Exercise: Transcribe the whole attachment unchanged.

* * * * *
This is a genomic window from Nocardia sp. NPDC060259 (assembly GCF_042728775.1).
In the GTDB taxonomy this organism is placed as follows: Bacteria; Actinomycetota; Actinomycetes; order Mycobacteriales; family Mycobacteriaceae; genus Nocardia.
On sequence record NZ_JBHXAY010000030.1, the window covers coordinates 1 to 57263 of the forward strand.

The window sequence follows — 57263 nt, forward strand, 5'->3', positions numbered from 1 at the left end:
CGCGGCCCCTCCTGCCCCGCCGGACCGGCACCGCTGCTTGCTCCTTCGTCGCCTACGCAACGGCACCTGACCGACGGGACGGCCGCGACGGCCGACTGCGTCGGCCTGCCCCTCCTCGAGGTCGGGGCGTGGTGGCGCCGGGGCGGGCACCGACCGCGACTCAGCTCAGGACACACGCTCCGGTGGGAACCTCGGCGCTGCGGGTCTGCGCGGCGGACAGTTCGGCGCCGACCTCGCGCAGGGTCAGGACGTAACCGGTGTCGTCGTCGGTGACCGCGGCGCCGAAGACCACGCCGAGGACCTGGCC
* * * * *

This is a genomic window from Nocardia sp. NPDC060259 (assembly GCF_042728775.1).
In the GTDB taxonomy this organism is placed as follows: Bacteria; Actinomycetota; Actinomycetes; order Mycobacteriales; family Mycobacteriaceae; genus Nocardia.
On sequence record NZ_JBHXAY010000030.1, the window covers coordinates 1 to 57263 of the forward strand.

The window sequence follows — 57263 nt, forward strand, 5'->3', positions numbered from 1 at the left end:
CGCGGCCCCTCCTGCCCCGCCGGACCGGCACCGCTGCTTGCTCCTTCGTCGCCTACGCAACGGCACCTGACCGACGGGACGGCCGCGACGGCCGACTGCGTCGGCCTGCCCCTCCTCGAGGTCGGGGCGTGGTGGCGCCGGGGCGGGCACCGACCGCGACTCAGCTCAGGACACACGCTCCGGTGGGAACCTCGGCGCTGCGGGTCTGCGCGGCGGACAGTTCGGCGCCGACCTCGCGCAGGGTCAGGACGTAACCGGTGTCGTCGTCGGTGACCGCGGCGCCGAAGACCACGCCGAGGACCTGGCC